Where did rice come from?
ü\Karatsu-the gateway to and from the Asian
Spring has come.
River banks and roadsides are all yellow
with the rape flowers.
Today, I would like to invite
you to a very
special place in Karatsu.
It is "Nabatake" Archaeological
Would you like to know what "Nabatake"
means? It is "Rape-flower fields".
We take oil from rape seeds. We use the oil
for cooking, and before electricity we used
it to light our nights.
Here, in the near centuries, as far as you
could see, there were rape fields. That is
why this place is called Nabatake even now.
Some twenty years ago, an archaeological
discovery surprised and delighted Japan.
The relics showed that here was a small village
about 2600years ago. Later it was designated
as the National Historical Relics as the
oldest rice fields (water field) in Japan.
We could see where rice came from, and it
is a hint to solve the question, "Where
did we come from?"
Now the site was covered again
and on that
place we have a museum "Matsuro-kan"
to commemorate this origin of
Be an archaeologist today, and enjoy your
small tour in the museum!
||Matsuro-kan Museum, in Nabatake, Karatsu.
||From where did rice come to Japan?
One route is from China.
Another is from Korea.
There may be some other routes.
||In the yard of the museum, you can see a
house of ancient time.
To build this hut, first dig a round hole
on the ground about 2 feet deep. Second,
stand some pillars to support the roof. Shape
the roof like woman's skirt. Use bamboos
and timbers as the petticoat.
And thatch the roof with weeds or some other
||Retrieved ancient rice field.
Small stream is near, and water is led into
||Inside the house, and the family of the ancients.
Mom is cooking. Papa is drinking. Girl is
pounding nuts with a stone to help mother.
Young boy is playing with a dog.
Around the fire, what a happy family!
Hello, my far ancestors!
||Ancient village in this land must have been
like this miniature.
In the forest, they gather nuts, hunt small
animals and shoot birds. They get timbers
and fuel also.
There is a river, which
grows rice abundantly.
The village faces a bay,
where they fish
and get shell-fish.
Houses are surrounded with
In the photo, small white dots are people.
Long white boards are sign boards to explain
us what these people are doing.
||This man is planting rice shoots into the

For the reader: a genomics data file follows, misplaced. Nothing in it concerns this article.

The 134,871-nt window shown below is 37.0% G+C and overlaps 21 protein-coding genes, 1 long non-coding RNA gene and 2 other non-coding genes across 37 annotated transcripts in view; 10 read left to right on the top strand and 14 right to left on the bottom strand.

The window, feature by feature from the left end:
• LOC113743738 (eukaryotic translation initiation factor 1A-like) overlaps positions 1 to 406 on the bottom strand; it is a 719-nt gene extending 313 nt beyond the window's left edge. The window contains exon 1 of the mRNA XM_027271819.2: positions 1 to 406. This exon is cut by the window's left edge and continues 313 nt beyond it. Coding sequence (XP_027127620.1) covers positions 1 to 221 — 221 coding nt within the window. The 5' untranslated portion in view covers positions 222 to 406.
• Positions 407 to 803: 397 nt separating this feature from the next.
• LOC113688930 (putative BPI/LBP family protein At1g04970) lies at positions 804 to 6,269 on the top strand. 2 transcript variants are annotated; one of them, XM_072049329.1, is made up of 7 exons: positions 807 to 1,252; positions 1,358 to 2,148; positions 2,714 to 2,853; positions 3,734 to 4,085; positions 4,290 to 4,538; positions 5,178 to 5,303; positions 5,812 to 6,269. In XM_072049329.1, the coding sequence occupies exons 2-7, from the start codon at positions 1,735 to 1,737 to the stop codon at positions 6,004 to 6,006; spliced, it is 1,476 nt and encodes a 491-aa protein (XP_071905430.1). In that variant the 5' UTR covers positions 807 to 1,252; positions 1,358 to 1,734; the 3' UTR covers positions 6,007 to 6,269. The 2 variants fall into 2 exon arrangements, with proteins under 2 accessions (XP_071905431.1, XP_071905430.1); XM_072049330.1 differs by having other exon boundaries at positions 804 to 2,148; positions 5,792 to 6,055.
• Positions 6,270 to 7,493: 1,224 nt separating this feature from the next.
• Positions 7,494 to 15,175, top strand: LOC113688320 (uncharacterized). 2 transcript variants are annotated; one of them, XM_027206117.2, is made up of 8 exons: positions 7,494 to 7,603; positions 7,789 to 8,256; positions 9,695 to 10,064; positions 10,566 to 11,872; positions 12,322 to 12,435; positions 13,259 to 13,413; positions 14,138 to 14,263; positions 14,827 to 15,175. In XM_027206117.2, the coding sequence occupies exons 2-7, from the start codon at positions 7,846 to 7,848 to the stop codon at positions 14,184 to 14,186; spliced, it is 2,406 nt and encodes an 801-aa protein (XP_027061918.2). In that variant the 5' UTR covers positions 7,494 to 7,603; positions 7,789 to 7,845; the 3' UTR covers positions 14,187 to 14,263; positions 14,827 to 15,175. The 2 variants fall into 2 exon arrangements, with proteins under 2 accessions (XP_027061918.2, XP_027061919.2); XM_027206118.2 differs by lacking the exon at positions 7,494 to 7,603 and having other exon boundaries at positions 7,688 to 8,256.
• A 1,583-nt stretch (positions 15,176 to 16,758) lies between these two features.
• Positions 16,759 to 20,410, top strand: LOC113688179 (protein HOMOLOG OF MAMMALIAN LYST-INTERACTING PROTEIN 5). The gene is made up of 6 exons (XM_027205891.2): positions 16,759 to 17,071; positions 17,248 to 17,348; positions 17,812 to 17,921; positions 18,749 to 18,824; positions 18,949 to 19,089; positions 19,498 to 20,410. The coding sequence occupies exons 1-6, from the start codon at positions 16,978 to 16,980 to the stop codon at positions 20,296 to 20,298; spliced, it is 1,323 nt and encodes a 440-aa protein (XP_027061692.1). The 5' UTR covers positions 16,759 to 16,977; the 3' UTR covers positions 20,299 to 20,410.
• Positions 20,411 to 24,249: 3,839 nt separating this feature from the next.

We do not seed directly in the water fields.
We seed in other small patch of water, and
when the young shoots are about 1 foot tall,
we replant them into the water field, where
water is about our ankle deep.
||The priest is saying a prayer. It is a harvest
festival like your thanksgiving day. Pig
heads are the offerings to the Gods.
||You will be surprised to see how red the
ancient rice is.
||Tools were made with stones and trees.
||They had already started to have domestic
animals to preserve food. This jaw-bone of
pig shows this pig suffered from toothache,
which, wild boars would never have had. Poor
This bone is an Important Cultural Treasure
of Karatsu City. Please don't steal it, Mr.
||They made beautiful earthenware too.
||Fish bones were used to fish fishes.
||Sea urchin prickles were used as needles,
and clothes were made like this.
Hum... nice fashion!
||Shells from south sea were bracelets. This
shell can not be found in near water. That
tells us they were already trading.
||Weapons tell us that the time was not peaceful.
There were wars.
Two urns were laid mouth to mouth, and inside
the dead person was laid.
Sometimes, only one urn was used for plain
What did they dream in this coffin?
I feel it was an eternal peace that they
They will feel sorry to
wake up and know
there still remain wars
We never learn!
|Thank you very much for meeting my far parents.
I hope you understand that
Karatsu is a very
special place in Japan.
It is the gateway
to and from the Asian Continent
and the South
If you see yellow rape flowers, remember
Nabatake, from where the dawn of Japanese
|Thank you very much for visiting this page.
I hope you will return next month.
Yours, Harumi Okochi
Proprietress of Ryokan Yoyokaku
Mail to Harumi Okochi